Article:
Lizards and Skink's within the
Mount Moreland Conservancy Area
Here are a few of the lizard species that occur at Mount Moreland, we encourage residents and visitors to
submit new sightings and photos
As opposed to snakes, ‘lizards’ have eye lids, even if they don’t have very obvious legs, and none of the
southern African species are venomous. They are all fascinating and beneficial creatures to the environment.
Geckos’ all lose their tails easily if ‘attacked’, as a distraction to predators.
The large (20 - 25 cm) ‘bloukop’ - blue headed tree agamas - Agama atricollis - are ‘lizards’ that are often
observed on tree trunks. The agamas are rough scaled and have large heads. The males of the tree agama have blue
heads which they frequently bob up and down while signalling to each other. Agama aculeata - are more wide spread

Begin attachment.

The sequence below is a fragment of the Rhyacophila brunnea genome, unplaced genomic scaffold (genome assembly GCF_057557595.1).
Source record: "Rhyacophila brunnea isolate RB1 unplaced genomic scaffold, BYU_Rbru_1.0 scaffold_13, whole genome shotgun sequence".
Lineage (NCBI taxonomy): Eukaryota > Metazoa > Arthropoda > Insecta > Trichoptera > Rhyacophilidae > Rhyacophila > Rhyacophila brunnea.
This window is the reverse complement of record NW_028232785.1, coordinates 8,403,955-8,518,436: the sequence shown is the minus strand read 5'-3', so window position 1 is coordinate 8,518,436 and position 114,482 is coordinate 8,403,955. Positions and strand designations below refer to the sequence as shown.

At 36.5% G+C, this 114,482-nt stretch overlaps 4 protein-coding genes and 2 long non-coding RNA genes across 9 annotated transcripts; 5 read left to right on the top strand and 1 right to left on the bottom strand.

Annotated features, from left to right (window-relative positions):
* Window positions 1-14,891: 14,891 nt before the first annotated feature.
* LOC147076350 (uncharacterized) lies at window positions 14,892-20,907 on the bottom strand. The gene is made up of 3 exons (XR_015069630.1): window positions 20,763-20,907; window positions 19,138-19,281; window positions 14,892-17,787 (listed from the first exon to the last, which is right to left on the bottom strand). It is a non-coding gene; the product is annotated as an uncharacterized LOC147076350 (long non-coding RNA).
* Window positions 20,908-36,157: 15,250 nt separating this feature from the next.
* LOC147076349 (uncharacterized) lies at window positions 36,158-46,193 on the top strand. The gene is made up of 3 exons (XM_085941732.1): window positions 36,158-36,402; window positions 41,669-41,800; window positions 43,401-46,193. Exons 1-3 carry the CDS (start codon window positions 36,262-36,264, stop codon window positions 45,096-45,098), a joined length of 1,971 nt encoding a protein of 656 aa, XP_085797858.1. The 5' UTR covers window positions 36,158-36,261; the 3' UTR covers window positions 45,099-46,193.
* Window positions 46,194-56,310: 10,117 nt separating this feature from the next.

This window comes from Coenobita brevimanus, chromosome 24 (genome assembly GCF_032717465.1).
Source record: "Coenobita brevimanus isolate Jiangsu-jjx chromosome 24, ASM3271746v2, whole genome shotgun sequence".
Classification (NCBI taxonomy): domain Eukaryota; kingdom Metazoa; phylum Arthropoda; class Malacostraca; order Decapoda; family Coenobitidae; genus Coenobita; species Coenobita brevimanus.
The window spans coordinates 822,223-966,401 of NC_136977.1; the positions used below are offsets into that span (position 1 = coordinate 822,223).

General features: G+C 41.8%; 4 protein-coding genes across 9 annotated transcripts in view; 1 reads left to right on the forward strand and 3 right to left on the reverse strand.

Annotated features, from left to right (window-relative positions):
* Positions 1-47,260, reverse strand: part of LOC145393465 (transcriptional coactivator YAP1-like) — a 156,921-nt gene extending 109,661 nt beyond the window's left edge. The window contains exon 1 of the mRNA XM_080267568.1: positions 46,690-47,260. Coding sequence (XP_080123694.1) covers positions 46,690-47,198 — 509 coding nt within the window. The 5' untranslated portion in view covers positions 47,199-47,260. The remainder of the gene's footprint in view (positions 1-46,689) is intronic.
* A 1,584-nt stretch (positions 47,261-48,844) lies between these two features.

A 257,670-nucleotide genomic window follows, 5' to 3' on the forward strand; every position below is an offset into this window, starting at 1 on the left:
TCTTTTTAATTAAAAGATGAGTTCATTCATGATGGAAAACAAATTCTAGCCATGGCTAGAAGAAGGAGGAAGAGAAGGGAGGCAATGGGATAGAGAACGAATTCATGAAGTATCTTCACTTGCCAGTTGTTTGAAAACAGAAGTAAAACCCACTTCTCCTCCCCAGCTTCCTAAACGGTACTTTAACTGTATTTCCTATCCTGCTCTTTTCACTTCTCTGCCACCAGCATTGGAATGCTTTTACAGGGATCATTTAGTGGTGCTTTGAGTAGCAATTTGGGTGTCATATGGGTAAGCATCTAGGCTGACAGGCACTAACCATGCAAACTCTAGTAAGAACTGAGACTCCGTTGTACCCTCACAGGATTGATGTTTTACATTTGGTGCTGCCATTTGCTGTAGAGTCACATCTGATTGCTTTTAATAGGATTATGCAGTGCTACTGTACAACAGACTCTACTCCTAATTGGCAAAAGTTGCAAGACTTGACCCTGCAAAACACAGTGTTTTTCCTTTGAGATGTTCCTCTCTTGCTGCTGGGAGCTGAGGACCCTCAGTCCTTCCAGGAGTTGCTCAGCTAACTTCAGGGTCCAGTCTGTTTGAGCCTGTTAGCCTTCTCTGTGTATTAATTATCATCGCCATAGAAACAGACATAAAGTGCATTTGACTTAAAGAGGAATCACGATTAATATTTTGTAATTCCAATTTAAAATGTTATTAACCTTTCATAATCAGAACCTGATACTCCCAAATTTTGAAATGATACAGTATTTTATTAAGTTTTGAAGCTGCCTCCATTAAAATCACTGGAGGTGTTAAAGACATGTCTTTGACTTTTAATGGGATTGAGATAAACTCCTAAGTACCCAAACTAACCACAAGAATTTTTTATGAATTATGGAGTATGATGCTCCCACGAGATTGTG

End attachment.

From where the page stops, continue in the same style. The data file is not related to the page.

over most of South Africa. The tree agamas, like certain other ‘lizards’, become highly territorial resulting in
chases and displays between competitors.
The ‘nocturnal’ lizards that one may encounter in and around buildings will inevitably be species of gecko. All
geckos are very useful and voracious insect eaters. They have specialised feet with scales and minute hairs
arranged in rows or paired pads called ‘scansors’ which allow them to walk upside down and on seemingly smooth
surfaces. They will not fall on you unless ‘attacked’. The gecko most commonly seen in Mount Moreland is the medium
sized tropical house gecko - Hemidactylus mabouia - which is a pan-tropical species. It is a highly successful
species which competes with our other indigenous species for available food. They often make a ‘tik-tik-tiking’
sound and vary from light to dark grey in colour - some appearing almost transparent.
Click on an image below to find out more about these amazing creatures